Darioush: From the historic Iranian winemaking city of Shiraz to California dreamin’

Darioush Wine Napa Valley

“Chose the cup bearer and the wine. Drink. Sing like the starling or the nightingale”. (Rudaki, Persian poet, 858-941 AD)

Owner Darioush Khaledi is an extraordinary figure in today’s world of wine. Born and raised in the historical wine producing city of Shiraz in Iran, winemaking was instilled in him by his father at an early age. The historic city of Shiraz is known as the city of poets, literature and wine and these rich cultural and winemaking roots have continued to fascinate him throughout his life.

Archaeological studies in 1968 discovered ancient clay jars in the Zagros Mountains of Northern Iran that date back to the Neolithic period over 7000 years ago. Chemical analysis of the stains in the jars were found to be wine residue, and provided the first scientific proof of wine production in ancient Iran and the oldest recorded in the world. Evidence shows the first examples of wine cultivation and the art of winemaking descended from the mountains to the city of Shiraz around 2500 BC. As a comparison, the earliest proof of winemaking in France dates back to 500 BC.

Whilst this cements Iran’s historical association with winemaking, the grape variety it shares its name with, the variety Shiraz (or Syrah as it is known outside of Australia) does not in fact originate from the city of Shiraz. Until recent DNA testing of the varietal in 1998, legend had it that the Syrah vine originated from Ancient Persia and was first planted on the Hermitage Hill in the Rhone Valley in the 13th century by a knight called Gaspard de Sterimberg returning back from the Crusades. Following the DNA testing it turned out in fact to be a crossing of varieties local to the Rhone Valley.

Winemaking continued to be a key industry in ancient Persian / Iranian history right up until the Islamic Revolution in 1979. At the time of the revolution there were around 300 wineries in operation. Alcohol was banned by the new Iranian leaders after the revolution. The wineries were shut down, the commercial vineyards were ripped up and many of the top sites were reduced to growing table grapes, as remains the case today.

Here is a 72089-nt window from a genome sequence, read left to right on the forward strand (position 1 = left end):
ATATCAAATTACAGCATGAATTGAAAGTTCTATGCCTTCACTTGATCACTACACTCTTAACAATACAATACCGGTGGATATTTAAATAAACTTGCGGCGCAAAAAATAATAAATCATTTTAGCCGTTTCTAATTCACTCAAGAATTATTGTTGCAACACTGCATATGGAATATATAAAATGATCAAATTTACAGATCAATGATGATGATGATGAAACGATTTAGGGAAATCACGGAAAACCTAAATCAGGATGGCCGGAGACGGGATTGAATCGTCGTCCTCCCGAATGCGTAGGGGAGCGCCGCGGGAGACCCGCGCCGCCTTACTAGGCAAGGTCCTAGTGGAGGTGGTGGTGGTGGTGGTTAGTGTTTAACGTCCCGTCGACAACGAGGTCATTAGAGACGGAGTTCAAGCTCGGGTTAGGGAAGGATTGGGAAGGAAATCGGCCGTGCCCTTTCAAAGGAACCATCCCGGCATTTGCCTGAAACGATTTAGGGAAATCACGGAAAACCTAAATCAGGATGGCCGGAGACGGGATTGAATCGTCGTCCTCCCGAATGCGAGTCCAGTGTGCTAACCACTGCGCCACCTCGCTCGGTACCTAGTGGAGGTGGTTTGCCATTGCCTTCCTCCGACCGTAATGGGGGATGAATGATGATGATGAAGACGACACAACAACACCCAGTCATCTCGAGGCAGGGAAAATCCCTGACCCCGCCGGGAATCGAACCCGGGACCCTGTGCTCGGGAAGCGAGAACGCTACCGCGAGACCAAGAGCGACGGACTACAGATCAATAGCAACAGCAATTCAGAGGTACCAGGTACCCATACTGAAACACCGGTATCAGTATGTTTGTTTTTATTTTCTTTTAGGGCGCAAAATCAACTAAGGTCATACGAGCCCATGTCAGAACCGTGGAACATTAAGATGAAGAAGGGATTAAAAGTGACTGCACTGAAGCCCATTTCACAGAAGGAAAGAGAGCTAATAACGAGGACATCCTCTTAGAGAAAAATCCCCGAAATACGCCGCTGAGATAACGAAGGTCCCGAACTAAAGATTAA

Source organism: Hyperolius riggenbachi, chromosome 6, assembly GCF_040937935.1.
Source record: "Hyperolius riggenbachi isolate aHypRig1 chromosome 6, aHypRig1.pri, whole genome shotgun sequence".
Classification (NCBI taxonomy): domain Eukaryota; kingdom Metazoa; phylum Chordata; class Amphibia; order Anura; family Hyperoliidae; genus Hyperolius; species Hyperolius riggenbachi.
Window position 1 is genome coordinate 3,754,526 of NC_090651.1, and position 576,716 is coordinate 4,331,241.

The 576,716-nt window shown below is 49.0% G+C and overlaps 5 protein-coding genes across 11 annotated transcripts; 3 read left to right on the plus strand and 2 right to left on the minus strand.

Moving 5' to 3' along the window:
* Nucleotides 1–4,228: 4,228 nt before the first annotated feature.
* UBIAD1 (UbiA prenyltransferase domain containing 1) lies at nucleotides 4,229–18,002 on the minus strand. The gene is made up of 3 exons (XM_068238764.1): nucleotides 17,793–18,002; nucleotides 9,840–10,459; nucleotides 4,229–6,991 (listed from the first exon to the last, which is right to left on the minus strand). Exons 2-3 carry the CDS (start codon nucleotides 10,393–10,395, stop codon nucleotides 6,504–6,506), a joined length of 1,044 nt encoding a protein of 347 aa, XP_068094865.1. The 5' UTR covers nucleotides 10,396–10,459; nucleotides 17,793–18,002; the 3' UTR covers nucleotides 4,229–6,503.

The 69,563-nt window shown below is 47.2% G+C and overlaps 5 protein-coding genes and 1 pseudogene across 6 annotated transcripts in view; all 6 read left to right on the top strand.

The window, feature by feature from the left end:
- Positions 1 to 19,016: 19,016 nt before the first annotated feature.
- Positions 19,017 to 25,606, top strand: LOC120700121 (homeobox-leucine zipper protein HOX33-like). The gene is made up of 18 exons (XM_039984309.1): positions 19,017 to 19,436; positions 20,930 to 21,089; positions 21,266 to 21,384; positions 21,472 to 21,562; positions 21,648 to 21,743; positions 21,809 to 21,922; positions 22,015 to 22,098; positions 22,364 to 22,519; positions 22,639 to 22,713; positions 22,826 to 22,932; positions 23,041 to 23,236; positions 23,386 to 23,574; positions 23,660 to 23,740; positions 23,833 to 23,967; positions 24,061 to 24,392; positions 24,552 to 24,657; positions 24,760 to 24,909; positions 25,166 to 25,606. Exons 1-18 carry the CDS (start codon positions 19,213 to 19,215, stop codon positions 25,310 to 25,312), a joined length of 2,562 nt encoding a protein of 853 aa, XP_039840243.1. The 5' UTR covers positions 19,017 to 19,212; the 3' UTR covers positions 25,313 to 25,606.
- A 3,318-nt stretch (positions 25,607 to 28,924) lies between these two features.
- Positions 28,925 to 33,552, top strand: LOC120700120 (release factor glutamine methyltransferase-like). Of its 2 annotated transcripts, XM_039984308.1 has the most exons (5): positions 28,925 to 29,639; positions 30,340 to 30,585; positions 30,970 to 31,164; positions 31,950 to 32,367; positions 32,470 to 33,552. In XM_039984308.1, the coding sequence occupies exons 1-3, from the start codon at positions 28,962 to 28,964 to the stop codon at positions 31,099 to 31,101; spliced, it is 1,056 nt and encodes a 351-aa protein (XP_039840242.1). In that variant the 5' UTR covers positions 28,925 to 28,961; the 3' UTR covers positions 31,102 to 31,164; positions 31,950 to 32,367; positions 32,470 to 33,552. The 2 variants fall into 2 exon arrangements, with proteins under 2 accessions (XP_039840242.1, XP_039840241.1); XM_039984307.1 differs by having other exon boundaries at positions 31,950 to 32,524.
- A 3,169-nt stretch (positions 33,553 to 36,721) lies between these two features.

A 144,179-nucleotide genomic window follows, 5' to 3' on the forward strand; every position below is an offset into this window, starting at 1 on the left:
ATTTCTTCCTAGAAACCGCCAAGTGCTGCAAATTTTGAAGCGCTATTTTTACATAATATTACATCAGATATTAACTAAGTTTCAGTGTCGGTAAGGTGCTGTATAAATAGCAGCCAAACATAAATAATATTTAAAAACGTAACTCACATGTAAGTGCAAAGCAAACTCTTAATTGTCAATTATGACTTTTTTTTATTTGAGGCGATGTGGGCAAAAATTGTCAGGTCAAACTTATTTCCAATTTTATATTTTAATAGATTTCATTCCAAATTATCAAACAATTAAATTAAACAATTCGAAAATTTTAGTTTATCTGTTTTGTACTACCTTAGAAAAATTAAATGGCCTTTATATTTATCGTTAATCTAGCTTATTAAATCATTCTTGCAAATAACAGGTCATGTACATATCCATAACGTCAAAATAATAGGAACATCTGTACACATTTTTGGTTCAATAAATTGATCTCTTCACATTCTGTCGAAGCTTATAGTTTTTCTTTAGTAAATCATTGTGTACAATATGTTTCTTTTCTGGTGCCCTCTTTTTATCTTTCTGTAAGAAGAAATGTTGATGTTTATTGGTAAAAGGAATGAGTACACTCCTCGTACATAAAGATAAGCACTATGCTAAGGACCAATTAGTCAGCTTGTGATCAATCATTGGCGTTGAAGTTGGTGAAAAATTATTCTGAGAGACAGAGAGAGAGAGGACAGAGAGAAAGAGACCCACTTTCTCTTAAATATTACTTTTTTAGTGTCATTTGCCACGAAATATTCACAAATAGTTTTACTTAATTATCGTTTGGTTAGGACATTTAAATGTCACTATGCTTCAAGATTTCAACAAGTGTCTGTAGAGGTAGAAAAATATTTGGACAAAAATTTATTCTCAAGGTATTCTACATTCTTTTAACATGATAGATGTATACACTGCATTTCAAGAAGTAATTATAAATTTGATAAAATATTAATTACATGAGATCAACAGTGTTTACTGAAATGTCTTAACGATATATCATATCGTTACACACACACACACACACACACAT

In 1977, Darioush emigrated to the US to pursue his ambitions as an entrepreneur and his dream to one day return to winemaking. Darioush’s first successful entrepreneurial project was in the 1960s and 70s, working in construction in pre-revolutionary Iran. He escaped the corruption endemic in the country prior to the revolution and set out a new project from scratch in the US, buying a small failing supermarket in Compton, LA in the late 70s. Within 20 years he expanded to 44 supermarkets, also making a significant investment in LA real estate at a time when land was cheap. By the late 90s, after selling the supermarkets and capitalising on his investments, Darioush was finally in a position to return back to his heritage and his dream of making wine.

Darioush was always a big fan of Bordeaux but was drawn to the opportunities laid out in the West Coast of the US and so looked for vineyard sites where he could capitalise on the ripeness of Californian fruit whilst retaining cooler climate Bordeaux influences. A man whose life has been defined by radical changes was not afraid to go against the fashion of high octane, very ripe, highly extracted Californian Cabernets. Instead he chose to seek out a site in the cooler southern region of the Napa Valley AVA and more recently from the mountain site of Mount Veeder. Whilst this style is more in vogue these days, Darioush and his winemaker Steve Devitt, who has been making wine at Darioush since their inaugural vintage in 1997 and is now in his 46th vintage in Napa, have together let their personal style and tastes lead the way, rather than following what fashion dictates. As a result, the wines effortlessly combine brilliant Napa fruit with an elegantly restrained European sensibility.

Don’t miss the library stock release of Darioush’s 2013 Darius II available here.